Sunday, August 29, 2010
Saturday, August 28, 2010
And then there's Barry Zito. Yeah, not good. 13 base runners in 3.2 innings. I remember reading an Atlanta Braves blog back when the Giants were visiting them, and the author was going over the Giants starters. He said that the more advanced numbers showed Zito was pitching just about the same as he ever had with the Giants. It was hard to see it that way, but maybe he was right. Maybe the breaks just aren't going Zito's way now, and that's gonna equal bad pitching overall.
I'd talk about the offense, but there isn't much to say. Andres Torres hit a triple. He's so damn cool. Jose Guillen not so much. Hard not to think of this when he dropped that fly ball in the 1st inning:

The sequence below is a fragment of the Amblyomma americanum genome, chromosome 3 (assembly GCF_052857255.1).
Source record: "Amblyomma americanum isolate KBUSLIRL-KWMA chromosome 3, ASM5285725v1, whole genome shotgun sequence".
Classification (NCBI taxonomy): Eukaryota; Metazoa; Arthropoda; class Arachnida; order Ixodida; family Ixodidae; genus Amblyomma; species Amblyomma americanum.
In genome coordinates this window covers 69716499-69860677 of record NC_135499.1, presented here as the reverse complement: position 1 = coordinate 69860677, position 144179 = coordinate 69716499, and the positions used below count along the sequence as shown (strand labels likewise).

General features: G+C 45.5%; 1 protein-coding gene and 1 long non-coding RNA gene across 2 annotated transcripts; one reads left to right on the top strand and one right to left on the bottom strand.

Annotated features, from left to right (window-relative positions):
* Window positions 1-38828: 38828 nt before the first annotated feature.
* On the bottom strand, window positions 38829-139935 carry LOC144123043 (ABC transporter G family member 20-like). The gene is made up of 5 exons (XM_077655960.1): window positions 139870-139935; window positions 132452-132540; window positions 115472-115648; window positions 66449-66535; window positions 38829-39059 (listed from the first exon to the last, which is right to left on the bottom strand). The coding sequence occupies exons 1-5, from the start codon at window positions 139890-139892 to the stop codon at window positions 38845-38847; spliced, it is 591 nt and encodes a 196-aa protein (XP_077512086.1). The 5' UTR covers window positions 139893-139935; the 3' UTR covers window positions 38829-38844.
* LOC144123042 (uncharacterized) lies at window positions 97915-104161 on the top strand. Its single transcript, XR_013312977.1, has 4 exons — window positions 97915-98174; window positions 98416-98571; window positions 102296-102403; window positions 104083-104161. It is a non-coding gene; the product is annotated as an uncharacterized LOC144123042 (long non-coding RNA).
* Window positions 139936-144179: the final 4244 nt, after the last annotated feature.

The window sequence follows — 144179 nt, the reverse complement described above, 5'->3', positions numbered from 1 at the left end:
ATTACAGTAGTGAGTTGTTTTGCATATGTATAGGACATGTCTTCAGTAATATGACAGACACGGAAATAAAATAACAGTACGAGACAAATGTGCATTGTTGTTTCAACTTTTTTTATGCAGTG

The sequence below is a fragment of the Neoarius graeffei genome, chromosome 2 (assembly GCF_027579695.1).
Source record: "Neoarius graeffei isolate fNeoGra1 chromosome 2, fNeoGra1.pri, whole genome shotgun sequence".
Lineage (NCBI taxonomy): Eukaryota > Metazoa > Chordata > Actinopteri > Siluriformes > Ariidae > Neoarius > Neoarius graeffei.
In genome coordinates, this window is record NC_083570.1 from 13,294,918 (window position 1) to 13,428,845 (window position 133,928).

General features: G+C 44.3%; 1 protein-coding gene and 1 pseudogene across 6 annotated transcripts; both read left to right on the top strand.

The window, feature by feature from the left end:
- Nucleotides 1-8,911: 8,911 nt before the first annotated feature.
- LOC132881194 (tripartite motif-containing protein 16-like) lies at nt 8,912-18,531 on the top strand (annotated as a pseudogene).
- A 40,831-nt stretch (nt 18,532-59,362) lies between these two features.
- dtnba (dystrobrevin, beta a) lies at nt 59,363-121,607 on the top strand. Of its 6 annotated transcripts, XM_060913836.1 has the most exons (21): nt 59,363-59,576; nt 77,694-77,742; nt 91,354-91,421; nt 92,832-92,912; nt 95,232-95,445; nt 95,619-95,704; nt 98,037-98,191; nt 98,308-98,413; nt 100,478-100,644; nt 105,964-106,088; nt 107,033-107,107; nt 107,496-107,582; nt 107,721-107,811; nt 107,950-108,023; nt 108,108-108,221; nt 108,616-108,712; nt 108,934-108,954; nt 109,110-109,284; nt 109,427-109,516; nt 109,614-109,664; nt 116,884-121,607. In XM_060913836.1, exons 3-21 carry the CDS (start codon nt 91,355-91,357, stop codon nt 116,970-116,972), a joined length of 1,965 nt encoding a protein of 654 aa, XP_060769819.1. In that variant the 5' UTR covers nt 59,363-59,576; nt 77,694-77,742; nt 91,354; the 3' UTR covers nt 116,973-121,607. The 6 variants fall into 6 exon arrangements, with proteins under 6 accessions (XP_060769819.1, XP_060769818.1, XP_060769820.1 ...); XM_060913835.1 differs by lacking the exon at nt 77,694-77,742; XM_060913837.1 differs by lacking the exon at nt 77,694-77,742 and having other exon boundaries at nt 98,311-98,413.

Ah, 2003, a time when a team of 23 mediocre ball players could win 100 games on the backs of the greatest hitter of all time and the "shouldabeen" Cy Young winner.
Friday, August 27, 2010
Too bad for him that this week he decided to write about Freddy Sanchez on his CSNBA.com blog. I have a special radar for bad Freddy Sanchez opinions, and it often ends in you being featured on Fire Joe Morgan Friday. Don't worry, Mychael, nobody reads these posts anyway, they are for my own sick satisfaction. So, imaginary readers, remember: Mychael's writing in bold, my response in regular text.
And finally, it's time for the "Why" of the day: Freddy Sanchez not hitting 2nd.
The answer to that "Why" question is easy. Bruce Bochy has 8thInningWeirdness set as his homepage. Freddy Sanchez has been terrible offensively this year. He is the only regular starter with an OPS below .700. Having 2 back to back 4 hit games is a VERY good sign, don't get me wrong. But it doesn't erase a nightmare season at the plate. If Sanchez continues to hit the ball, I am perfectly fine with him hitting 2nd. Not ideal, but I'd concede. But it takes more than a single series to determine that.